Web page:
Over the years I've seen a lot of movies and TV. A LOT. Probably more than is healthy, but I don't care because I love it. And during this time I've picked up a lot of information, some of it very useful, and some not so much. So I thought I'd write up some things I've learned from the movies and TV. Up first Crossing the Street.
At a young age we're taught the "Never talk to strangers," "Don't pull your pants down in public," and "Look Both Ways Before Crossing The Street." Most of us eventually ignore number 1, because how would we ever make friends if we didn't talk to strangers. According to the internet lots of people ignore number 2, especially when drunk. But number 3 is just solid information. You always look both ways before crossing the street. And why do we look both ways? As a kid I thought it was to make sure no cars we're coming, but movies and television have taught me differently.
What movies and television have taught me is that every time you don't look before crossing the street, you will be hit by a bus. EVERY SINGLE TIME. No seriously, everytime. This happens because apparently the bus is magic. Want proof? Look below (Warning blood!)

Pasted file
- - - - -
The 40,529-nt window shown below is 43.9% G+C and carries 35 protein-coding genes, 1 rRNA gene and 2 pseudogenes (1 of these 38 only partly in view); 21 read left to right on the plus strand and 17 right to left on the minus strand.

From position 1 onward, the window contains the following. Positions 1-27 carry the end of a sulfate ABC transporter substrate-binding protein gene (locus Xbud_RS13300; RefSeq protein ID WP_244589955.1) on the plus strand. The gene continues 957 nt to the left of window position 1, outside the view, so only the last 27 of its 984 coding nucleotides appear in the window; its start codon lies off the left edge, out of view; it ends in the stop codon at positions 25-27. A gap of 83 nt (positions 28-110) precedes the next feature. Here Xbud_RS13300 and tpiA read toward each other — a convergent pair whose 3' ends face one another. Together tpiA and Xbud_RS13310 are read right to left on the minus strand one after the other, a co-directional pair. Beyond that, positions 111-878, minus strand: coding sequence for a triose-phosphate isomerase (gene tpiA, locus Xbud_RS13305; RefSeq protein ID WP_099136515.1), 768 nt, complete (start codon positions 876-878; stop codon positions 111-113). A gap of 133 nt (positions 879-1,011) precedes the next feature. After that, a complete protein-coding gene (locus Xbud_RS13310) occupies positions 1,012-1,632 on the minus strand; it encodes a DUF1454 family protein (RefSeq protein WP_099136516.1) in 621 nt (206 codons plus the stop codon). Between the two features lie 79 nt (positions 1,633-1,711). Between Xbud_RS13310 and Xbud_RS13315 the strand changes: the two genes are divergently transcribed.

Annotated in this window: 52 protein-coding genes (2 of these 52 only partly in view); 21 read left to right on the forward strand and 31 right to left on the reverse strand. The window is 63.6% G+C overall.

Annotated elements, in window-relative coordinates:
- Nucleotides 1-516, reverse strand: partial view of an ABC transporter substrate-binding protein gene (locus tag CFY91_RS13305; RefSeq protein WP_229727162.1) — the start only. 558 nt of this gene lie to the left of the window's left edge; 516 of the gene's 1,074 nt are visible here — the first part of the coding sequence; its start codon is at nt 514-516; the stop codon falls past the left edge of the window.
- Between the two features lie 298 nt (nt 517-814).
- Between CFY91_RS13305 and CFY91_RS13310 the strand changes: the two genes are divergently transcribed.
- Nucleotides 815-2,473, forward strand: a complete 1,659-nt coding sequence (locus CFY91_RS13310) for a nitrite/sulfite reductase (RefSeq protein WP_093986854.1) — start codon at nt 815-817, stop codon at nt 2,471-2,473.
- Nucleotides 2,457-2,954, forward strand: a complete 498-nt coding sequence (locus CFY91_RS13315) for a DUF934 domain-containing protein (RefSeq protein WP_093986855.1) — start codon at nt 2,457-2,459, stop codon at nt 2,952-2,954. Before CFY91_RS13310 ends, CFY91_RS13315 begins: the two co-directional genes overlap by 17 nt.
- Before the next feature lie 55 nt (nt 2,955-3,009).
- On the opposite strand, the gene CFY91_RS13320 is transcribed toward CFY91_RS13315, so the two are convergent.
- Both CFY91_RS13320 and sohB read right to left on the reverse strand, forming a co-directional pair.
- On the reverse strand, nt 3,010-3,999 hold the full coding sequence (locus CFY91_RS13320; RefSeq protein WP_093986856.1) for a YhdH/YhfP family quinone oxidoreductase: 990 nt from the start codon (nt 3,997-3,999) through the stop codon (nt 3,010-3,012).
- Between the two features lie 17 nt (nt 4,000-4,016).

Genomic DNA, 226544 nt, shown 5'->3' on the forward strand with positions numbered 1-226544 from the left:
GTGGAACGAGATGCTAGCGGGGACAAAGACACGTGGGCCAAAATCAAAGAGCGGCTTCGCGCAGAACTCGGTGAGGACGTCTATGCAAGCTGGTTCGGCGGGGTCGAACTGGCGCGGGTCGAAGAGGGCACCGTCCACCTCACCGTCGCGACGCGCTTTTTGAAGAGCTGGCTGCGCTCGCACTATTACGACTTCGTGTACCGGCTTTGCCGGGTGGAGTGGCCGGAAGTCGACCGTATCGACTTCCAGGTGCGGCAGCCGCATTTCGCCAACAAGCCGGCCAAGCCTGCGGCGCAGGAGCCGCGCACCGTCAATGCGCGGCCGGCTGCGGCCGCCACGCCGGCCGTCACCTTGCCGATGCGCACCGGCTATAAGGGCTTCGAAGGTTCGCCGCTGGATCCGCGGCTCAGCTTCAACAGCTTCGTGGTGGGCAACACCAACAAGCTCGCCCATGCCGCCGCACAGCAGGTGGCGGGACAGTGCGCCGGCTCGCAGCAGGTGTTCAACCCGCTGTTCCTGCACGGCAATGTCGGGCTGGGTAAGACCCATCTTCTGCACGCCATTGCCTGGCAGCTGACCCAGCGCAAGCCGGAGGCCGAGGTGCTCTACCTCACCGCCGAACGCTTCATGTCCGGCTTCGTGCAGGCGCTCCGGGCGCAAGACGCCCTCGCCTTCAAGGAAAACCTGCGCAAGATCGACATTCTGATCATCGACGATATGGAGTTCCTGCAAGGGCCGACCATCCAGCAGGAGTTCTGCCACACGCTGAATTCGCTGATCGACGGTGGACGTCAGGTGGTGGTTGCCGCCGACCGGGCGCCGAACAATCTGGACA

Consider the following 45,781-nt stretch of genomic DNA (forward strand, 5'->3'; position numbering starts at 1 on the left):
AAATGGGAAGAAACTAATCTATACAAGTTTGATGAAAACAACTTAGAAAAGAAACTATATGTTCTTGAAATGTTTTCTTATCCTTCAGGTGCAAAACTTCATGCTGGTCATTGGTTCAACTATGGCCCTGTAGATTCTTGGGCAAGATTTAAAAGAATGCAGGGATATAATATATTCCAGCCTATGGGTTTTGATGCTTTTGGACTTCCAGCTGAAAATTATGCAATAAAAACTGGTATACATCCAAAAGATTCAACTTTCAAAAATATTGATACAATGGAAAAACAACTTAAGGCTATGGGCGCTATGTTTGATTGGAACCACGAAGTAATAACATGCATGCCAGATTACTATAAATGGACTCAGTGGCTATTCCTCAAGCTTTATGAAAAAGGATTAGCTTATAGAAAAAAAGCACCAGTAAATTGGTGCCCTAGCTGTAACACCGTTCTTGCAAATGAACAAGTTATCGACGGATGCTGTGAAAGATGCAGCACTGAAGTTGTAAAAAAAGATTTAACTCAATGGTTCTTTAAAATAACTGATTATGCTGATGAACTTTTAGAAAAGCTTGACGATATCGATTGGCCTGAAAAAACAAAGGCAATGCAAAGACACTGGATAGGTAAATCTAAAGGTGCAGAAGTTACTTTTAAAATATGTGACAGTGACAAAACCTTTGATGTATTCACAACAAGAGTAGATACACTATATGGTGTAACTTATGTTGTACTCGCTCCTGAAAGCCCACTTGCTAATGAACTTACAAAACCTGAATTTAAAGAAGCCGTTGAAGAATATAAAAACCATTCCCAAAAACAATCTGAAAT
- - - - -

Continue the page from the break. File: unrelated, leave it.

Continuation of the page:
And these buses magical abilities don't stop there. Not only can these buses appear out of nowhere, they are also silent and invisible until secs before impact. How else do you explain the fact that all these people neither hear or see the buses that hit them. I understand you're having a conversation, or staring off into space to see if you loved one will look back, or have heard someone call your name, but that doesn't make you deaf. When you talk to someone you can still hear other things around you, no matter how passionate the conversation. When you are staring lovingly to where your love was waiting for them to turn around, you can still see things out of your periphery. And when you heat someone call your name, you spin around, which means you should be able to see almost every direction at some point during that turn, as well as hear things in all directions.
Yet according to movies and television, none of this matters, you didn't look before crossing the street, so you must be his by a bus. So I've learned to always look before crossing the street, because honestly getting smacked by a bus, is a pretty horrible way to go.
Below several examples that reinforce the lesson: